Not like you gave the person who pays for the net connection much of a choice as you and possibly others just connect to it and use it as each of you sees fit ( which is a grey area from person to person )
Connection of a wireless network which is open is the negotiation of the connection. Anything else is use. People have tried to equate it as trespass and this is not quite there ... possibly it is standing on the street and opening somebody's gate but not going up the path. Going through the gate and picking up stones to take away would be theft, but having a look around is trespass (but could be backed up with harassment laws ... which is why it gets hard to deal with stalkers, as trespass is hard to deal with in a criminal court unless used to back up things like harassment)
Opening up the browser config window (if the router is default for everything) starts to come under the computer misuse act as it is no longer traffic that is the important thing but the action of looking at or making use of systems configurations.
The use of the word 'gain' refers to an action taking place, either through intent or through negligence, in most acts. In the communications act this can be taken to be where access is gained to the service or system, not a connection between two devices. If that was the case then negotiation of connection between two devices, such as cast messages to blue tooth devices that leave their device status as discoverable, would be illegal.
So ... 'gain access' refers to service or system, connection refers to negotiation between two devices. IIRC this was actually described in the technical references for the mentioned case as negotiation between devices at layer 1, but I wondered about this as some connections require layer 2 or 3 of the OSI model, depending on the kit connecting ...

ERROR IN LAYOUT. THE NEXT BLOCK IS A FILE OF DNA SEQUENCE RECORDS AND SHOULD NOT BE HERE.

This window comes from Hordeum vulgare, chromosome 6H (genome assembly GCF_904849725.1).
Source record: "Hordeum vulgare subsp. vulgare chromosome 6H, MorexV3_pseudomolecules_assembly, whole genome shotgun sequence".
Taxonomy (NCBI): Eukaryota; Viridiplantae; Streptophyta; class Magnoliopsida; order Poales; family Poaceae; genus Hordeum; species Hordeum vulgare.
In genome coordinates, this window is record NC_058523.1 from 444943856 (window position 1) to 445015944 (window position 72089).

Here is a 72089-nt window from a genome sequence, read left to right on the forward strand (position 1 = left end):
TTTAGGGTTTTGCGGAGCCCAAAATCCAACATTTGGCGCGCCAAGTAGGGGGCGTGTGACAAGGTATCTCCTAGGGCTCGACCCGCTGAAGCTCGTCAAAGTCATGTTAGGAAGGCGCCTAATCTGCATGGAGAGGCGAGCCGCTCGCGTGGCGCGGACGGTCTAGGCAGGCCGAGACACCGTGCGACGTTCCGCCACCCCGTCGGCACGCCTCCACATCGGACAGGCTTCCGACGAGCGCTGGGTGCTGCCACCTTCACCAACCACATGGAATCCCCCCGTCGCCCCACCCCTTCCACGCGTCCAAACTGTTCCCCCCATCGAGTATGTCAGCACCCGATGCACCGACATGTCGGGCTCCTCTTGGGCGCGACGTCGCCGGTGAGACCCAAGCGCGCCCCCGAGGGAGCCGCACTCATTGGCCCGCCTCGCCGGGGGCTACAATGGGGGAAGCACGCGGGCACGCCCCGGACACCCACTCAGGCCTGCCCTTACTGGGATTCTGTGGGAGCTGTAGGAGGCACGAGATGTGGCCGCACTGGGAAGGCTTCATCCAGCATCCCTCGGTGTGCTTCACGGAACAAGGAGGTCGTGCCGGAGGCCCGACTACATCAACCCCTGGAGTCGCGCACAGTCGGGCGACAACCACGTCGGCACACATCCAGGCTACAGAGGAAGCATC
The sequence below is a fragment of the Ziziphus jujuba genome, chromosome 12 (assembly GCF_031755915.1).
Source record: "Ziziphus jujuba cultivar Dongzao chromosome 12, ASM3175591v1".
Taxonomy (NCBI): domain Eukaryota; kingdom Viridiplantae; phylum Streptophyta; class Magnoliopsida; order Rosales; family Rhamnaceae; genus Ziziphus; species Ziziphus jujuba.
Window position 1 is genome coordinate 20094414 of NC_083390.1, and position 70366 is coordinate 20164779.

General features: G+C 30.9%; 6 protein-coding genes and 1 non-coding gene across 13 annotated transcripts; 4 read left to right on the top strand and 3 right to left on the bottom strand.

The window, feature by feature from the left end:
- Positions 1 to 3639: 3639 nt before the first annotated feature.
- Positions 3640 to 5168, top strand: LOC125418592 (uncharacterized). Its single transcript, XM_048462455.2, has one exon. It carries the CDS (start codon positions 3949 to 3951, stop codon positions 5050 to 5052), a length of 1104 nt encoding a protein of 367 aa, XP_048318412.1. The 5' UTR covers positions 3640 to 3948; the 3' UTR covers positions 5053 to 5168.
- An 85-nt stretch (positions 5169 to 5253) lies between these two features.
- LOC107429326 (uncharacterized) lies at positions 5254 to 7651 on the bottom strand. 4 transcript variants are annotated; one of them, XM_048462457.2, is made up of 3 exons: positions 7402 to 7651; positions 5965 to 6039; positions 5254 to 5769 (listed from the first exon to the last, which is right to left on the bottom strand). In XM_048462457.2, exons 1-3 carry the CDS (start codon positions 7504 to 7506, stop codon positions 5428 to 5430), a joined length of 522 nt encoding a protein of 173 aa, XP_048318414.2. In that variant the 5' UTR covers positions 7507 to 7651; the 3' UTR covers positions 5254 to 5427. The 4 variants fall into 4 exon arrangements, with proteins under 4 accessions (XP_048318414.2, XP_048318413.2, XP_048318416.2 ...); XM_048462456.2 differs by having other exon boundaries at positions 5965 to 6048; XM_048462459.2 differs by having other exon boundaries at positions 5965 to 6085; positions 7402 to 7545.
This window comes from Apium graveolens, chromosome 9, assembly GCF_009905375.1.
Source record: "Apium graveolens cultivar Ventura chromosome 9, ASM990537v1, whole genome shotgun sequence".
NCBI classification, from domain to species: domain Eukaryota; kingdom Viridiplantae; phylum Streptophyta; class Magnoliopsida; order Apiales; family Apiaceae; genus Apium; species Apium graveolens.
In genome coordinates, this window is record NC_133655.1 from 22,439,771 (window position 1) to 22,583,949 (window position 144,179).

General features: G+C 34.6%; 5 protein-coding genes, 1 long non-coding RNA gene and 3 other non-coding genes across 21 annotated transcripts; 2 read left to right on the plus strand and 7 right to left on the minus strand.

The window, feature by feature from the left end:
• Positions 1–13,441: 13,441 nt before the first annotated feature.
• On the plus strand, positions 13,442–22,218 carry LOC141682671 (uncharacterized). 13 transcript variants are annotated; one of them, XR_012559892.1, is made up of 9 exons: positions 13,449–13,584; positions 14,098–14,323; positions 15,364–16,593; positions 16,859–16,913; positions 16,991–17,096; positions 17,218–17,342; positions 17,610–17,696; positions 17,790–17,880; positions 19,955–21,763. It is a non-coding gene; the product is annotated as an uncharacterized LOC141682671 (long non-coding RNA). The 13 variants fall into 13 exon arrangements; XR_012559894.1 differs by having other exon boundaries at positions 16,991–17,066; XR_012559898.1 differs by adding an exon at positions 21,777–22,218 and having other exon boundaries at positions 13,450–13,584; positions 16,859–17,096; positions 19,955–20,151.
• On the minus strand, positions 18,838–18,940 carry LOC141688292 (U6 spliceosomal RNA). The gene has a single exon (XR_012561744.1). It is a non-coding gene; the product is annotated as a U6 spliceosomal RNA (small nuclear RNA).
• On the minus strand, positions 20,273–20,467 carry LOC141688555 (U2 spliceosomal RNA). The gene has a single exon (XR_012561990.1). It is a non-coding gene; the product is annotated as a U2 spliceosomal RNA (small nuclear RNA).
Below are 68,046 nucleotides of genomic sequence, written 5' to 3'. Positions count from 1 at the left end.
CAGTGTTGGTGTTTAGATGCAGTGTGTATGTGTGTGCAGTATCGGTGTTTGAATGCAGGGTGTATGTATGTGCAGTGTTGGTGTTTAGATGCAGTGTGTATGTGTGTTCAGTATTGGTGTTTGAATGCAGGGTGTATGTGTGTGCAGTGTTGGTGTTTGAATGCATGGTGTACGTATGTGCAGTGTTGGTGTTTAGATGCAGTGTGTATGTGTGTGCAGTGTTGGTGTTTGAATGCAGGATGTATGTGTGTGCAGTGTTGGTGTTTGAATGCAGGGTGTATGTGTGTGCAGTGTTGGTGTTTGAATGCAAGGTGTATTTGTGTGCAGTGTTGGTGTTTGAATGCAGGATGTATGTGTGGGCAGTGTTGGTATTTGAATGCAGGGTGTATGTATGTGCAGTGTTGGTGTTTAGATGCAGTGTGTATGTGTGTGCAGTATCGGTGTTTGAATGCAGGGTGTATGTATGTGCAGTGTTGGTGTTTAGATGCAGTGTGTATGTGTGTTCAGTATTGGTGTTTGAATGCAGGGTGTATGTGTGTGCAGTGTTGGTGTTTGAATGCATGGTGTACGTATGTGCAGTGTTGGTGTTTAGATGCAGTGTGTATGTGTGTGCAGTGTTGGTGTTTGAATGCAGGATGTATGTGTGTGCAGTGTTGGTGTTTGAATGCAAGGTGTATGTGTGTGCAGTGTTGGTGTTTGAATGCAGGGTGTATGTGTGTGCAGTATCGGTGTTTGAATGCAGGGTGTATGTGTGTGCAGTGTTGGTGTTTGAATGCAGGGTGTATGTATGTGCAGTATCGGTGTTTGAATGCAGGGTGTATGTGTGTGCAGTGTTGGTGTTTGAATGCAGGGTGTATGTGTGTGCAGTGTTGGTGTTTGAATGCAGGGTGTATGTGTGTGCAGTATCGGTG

The question of intent is usually the point around which barristers dance their merry game. It is pivotal to a conviction being secured.Quote:
Unintentional is ambiguous
but ignorance of IT is, if you are an IT pro it is unlikely that you could claim that you are ignorant of leaving your laptop on autoconnect and it just so happened to to connect to a neighbors (assuming you had the same unsecured hardware) Take your average teacher and I would say they could play the ignorance card pretty reliably!Quote:
"Ignorance of the law is no excuse"
The firearm/safety catch example is not a close comparison as a "reasonable person" would know that the likelyhood of death or injury to occur simply handling a firearm was possible, With IT there is less of an awareness of action and consequence in the "reasonable person."I would have thought that there would be sufficient grounds for a defence. Of course the implication is that IT pros are not reasonable people!
Some rich people own airplanes but it does not mean to say that they should have to take it apart and repair it themselves and know every thing that a plane has and how to take it apart and put it back together blind folded - they pay someone else for that to take care of all the technical bits n pieces and if you are not aware of wireless security for whatever reasons ( lack of RTFM ) or just wanting wireless to work and it just works so why fix it if it aint broke kind of approach and no one else tells them then how are they meant to know.
I deal with end users a lot as I am sure most ( to all ) people on here do and its amazing how many times you just want to --> :doh: go doh